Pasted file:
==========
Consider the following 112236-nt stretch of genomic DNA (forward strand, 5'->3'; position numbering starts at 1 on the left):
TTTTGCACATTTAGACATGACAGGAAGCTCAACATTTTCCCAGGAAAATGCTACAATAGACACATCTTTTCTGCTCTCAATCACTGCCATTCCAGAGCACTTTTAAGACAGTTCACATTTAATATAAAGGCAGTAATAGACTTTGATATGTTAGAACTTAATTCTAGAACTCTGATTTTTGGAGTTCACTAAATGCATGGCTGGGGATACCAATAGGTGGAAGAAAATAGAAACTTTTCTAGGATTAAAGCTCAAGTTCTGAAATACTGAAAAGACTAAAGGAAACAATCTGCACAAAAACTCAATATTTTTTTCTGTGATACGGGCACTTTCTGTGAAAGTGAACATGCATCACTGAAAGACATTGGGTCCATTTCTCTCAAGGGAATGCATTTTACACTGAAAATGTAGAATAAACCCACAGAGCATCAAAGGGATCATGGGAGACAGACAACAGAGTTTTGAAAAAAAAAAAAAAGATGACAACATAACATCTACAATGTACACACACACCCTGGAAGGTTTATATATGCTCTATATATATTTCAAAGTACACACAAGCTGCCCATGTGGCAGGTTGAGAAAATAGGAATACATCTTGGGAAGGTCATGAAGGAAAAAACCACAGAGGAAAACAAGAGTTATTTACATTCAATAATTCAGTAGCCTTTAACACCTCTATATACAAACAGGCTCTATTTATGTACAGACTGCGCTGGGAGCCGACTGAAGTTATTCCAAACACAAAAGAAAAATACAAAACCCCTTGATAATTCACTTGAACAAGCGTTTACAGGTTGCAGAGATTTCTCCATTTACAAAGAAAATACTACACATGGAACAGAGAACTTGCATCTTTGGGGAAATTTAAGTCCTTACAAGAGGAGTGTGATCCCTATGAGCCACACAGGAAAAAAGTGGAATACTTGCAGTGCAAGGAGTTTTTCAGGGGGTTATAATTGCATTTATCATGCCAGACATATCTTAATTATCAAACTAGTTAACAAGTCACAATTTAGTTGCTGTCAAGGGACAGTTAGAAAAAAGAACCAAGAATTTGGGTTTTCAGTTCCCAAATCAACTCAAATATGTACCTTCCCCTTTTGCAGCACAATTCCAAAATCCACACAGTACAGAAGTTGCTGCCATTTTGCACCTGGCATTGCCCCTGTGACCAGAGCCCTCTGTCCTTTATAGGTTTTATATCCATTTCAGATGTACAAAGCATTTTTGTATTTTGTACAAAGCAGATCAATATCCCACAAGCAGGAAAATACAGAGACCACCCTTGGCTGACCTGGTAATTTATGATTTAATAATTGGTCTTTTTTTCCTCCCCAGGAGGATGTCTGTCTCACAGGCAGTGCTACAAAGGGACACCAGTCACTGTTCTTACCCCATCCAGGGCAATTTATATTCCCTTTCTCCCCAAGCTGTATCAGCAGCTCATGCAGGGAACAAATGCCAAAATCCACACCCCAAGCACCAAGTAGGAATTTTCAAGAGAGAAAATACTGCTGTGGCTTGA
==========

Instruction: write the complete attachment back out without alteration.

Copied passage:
Consider the following 112236-nt stretch of genomic DNA (forward strand, 5'->3'; position numbering starts at 1 on the left):
TTTTGCACATTTAGACATGACAGGAAGCTCAACATTTTCCCAGGAAAATGCTACAATAGACACATCTTTTCTGCTCTCAATCACTGCCATTCCAGAGCACTTTTAAGACAGTTCACATTTAATATAAAGGCAGTAATAGACTTTGATATGTTAGAACTTAATTCTAGAACTCTGATTTTTGGAGTTCACTAAATGCATGGCTGGGGATACCAATAGGTGGAAGAAAATAGAAACTTTTCTAGGATTAAAGCTCAAGTTCTGAAATACTGAAAAGACTAAAGGAAACAATCTGCACAAAAACTCAATATTTTTTTCTGTGATACGGGCACTTTCTGTGAAAGTGAACATGCATCACTGAAAGACATTGGGTCCATTTCTCTCAAGGGAATGCATTTTACACTGAAAATGTAGAATAAACCCACAGAGCATCAAAGGGATCATGGGAGACAGACAACAGAGTTTTGAAAAAAAAAAAAAAGATGACAACATAACATCTACAATGTACACACACACCCTGGAAGGTTTATATATGCTCTATATATATTTCAAAGTACACACAAGCTGCCCATGTGGCAGGTTGAGAAAATAGGAATACATCTTGGGAAGGTCATGAAGGAAAAAACCACAGAGGAAAACAAGAGTTATTTACATTCAATAATTCAGTAGCCTTTAACACCTCTATATACAAACAGGCTCTATTTATGTACAGACTGCGCTGGGAGCCGACTGAAGTTATTCCAAACACAAAAGAAAAATACAAAACCCCTTGATAATTCACTTGAACAAGCGTTTACAGGTTGCAGAGATTTCTCCATTTACAAAGAAAATACTACACATGGAACAGAGAACTTGCATCTTTGGGGAAATTTAAGTCCTTACAAGAGGAGTGTGATCCCTATGAGCCACACAGGAAAAAAGTGGAATACTTGCAGTGCAAGGAGTTTTTCAGGGGGTTATAATTGCATTTATCATGCCAGACATATCTTAATTATCAAACTAGTTAACAAGTCACAATTTAGTTGCTGTCAAGGGACAGTTAGAAAAAAGAACCAAGAATTTGGGTTTTCAGTTCCCAAATCAACTCAAATATGTACCTTCCCCTTTTGCAGCACAATTCCAAAATCCACACAGTACAGAAGTTGCTGCCATTTTGCACCTGGCATTGCCCCTGTGACCAGAGCCCTCTGTCCTTTATAGGTTTTATATCCATTTCAGATGTACAAAGCATTTTTGTATTTTGTACAAAGCAGATCAATATCCCACAAGCAGGAAAATACAGAGACCACCCTTGGCTGACCTGGTAATTTATGATTTAATAATTGGTCTTTTTTTCCTCCCCAGGAGGATGTCTGTCTCACAGGCAGTGCTACAAAGGGACACCAGTCACTGTTCTTACCCCATCCAGGGCAATTTATATTCCCTTTCTCCCCAAGCTGTATCAGCAGCTCATGCAGGGAACAAATGCCAAAATCCACACCCCAAGCACCAAGTAGGAATTTTCAAGAGAGAAAATACTGCTGTGGCTTGA